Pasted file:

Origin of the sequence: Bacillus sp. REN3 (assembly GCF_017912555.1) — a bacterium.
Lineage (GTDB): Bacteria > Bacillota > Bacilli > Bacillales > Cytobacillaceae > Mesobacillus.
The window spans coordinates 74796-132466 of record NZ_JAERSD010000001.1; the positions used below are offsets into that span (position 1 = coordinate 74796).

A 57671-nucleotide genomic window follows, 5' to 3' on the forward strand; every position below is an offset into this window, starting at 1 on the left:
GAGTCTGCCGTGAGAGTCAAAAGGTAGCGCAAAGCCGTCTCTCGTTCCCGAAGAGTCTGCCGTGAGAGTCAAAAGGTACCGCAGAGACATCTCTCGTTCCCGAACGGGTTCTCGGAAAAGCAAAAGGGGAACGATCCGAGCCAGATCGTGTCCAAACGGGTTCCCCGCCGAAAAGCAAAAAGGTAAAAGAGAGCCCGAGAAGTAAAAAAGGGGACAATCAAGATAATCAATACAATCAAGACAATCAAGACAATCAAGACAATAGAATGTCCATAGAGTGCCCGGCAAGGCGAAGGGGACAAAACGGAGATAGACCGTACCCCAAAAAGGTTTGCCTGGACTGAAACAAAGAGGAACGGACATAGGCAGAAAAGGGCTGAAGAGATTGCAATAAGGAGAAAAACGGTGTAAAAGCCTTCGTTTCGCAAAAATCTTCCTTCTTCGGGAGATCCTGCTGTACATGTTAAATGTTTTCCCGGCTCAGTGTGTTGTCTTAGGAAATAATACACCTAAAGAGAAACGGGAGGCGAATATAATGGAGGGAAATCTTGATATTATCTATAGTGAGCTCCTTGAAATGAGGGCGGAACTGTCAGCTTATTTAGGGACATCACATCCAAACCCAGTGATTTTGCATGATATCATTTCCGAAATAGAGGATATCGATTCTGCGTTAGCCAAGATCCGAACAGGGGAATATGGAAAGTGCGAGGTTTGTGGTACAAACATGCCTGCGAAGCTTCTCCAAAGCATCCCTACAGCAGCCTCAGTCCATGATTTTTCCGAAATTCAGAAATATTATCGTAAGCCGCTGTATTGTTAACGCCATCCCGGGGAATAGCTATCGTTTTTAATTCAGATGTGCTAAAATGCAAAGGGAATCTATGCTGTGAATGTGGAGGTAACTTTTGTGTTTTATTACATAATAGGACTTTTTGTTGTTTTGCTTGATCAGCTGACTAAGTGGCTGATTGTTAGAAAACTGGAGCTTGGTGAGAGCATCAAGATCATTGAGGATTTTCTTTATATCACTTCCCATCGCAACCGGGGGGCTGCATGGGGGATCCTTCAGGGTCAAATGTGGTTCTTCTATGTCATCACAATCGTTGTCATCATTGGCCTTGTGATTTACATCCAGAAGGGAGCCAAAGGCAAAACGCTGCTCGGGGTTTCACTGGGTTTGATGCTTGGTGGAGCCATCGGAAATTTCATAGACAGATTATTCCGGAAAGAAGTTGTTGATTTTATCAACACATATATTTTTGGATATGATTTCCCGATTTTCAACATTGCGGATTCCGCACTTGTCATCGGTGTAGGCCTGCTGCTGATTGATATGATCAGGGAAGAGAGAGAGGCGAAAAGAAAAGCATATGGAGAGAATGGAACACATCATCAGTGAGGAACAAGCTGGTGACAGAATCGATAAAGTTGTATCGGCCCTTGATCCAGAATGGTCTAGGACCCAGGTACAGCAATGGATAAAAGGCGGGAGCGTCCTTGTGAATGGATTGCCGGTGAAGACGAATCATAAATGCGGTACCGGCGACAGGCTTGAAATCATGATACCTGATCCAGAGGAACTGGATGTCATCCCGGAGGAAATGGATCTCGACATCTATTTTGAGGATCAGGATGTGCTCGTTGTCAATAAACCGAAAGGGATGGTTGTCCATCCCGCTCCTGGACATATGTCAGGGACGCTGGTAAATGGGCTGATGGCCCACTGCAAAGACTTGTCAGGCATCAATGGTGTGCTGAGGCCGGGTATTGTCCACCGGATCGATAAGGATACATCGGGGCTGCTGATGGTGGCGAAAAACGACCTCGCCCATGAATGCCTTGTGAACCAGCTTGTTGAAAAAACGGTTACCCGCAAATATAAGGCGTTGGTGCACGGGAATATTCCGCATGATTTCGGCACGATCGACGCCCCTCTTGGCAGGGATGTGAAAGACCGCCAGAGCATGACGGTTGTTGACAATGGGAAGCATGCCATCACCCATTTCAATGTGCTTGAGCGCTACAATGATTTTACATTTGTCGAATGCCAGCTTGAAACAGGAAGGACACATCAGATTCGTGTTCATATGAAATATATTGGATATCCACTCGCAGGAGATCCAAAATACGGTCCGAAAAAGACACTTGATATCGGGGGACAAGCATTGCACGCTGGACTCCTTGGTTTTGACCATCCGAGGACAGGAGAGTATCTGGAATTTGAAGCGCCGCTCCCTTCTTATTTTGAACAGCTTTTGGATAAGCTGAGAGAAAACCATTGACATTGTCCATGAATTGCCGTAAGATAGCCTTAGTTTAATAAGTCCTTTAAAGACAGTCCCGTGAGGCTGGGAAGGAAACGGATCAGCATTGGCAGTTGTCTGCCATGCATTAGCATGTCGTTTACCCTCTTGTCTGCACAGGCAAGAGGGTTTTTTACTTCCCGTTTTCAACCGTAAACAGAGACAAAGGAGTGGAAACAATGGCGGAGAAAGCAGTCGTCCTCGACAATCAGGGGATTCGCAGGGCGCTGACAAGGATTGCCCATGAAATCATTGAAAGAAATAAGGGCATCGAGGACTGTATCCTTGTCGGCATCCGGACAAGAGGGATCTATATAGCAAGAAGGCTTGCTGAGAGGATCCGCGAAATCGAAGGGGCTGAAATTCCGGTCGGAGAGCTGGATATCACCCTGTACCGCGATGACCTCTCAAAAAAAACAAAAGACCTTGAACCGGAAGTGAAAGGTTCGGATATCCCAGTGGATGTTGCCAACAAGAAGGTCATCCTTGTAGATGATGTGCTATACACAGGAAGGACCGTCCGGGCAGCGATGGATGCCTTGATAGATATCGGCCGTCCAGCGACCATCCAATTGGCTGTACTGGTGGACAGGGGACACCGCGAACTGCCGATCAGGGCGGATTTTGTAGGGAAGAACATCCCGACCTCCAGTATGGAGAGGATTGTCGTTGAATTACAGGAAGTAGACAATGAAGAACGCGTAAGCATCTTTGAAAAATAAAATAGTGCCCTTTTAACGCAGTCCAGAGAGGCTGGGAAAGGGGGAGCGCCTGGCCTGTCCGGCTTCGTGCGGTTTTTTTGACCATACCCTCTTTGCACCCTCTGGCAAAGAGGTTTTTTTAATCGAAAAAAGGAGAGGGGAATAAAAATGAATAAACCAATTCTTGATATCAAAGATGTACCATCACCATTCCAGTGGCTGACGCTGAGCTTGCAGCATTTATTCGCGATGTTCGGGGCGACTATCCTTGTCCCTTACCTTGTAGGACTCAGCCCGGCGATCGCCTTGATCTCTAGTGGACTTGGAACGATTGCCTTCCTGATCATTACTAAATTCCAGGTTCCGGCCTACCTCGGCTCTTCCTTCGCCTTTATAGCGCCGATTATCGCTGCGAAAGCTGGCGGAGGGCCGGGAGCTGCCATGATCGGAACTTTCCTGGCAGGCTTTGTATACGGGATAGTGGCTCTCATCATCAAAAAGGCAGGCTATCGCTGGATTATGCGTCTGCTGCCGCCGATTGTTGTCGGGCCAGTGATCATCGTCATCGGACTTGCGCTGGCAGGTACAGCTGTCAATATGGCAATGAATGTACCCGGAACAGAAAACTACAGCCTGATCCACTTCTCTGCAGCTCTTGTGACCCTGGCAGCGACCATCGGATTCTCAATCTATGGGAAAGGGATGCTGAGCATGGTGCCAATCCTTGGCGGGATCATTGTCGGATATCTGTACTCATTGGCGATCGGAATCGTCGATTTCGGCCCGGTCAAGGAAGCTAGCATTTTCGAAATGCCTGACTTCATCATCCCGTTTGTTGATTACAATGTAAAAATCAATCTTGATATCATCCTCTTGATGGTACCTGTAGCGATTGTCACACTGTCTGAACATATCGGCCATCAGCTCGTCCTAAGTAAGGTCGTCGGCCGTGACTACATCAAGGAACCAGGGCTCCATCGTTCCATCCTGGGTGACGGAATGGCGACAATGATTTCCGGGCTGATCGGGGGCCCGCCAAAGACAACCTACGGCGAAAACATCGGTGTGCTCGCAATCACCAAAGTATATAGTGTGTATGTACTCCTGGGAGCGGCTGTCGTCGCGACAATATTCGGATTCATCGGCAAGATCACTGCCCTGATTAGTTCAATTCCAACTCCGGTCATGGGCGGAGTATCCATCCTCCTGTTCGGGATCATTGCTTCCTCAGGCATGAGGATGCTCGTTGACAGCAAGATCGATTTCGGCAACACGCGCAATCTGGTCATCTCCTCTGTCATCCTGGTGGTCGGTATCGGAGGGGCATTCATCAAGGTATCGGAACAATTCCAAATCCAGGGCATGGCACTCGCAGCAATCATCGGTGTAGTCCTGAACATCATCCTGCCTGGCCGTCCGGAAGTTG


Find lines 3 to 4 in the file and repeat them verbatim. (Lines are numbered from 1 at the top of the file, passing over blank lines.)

The window spans coordinates 74796-132466 of record NZ_JAERSD010000001.1; the positions used below are offsets into that span (position 1 = coordinate 74796).

A 57671-nucleotide genomic window follows, 5' to 3' on the forward strand; every position below is an offset into this window, starting at 1 on the left: